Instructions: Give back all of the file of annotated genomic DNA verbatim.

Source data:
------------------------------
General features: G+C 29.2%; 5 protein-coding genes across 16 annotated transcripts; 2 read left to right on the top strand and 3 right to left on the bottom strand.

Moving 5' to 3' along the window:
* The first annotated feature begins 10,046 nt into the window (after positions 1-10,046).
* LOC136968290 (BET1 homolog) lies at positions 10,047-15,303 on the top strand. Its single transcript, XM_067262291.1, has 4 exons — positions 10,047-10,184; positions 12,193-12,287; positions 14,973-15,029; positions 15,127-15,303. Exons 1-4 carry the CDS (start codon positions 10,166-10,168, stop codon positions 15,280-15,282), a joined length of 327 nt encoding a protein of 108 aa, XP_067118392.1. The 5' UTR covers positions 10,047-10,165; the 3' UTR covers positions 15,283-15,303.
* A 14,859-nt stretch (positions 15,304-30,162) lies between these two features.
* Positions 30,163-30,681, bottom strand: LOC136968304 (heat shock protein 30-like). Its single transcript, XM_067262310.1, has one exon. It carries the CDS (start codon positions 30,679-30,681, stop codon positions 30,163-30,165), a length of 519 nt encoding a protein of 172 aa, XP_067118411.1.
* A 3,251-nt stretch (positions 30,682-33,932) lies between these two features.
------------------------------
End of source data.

General features: G+C 29.2%; 5 protein-coding genes across 16 annotated transcripts; 2 read left to right on the top strand and 3 right to left on the bottom strand.

Moving 5' to 3' along the window:
* The first annotated feature begins 10,046 nt into the window (after positions 1-10,046).
* LOC136968290 (BET1 homolog) lies at positions 10,047-15,303 on the top strand. Its single transcript, XM_067262291.1, has 4 exons — positions 10,047-10,184; positions 12,193-12,287; positions 14,973-15,029; positions 15,127-15,303. Exons 1-4 carry the CDS (start codon positions 10,166-10,168, stop codon positions 15,280-15,282), a joined length of 327 nt encoding a protein of 108 aa, XP_067118392.1. The 5' UTR covers positions 10,047-10,165; the 3' UTR covers positions 15,283-15,303.
* A 14,859-nt stretch (positions 15,304-30,162) lies between these two features.
* Positions 30,163-30,681, bottom strand: LOC136968304 (heat shock protein 30-like). Its single transcript, XM_067262310.1, has one exon. It carries the CDS (start codon positions 30,679-30,681, stop codon positions 30,163-30,165), a length of 519 nt encoding a protein of 172 aa, XP_067118411.1.
* A 3,251-nt stretch (positions 30,682-33,932) lies between these two features.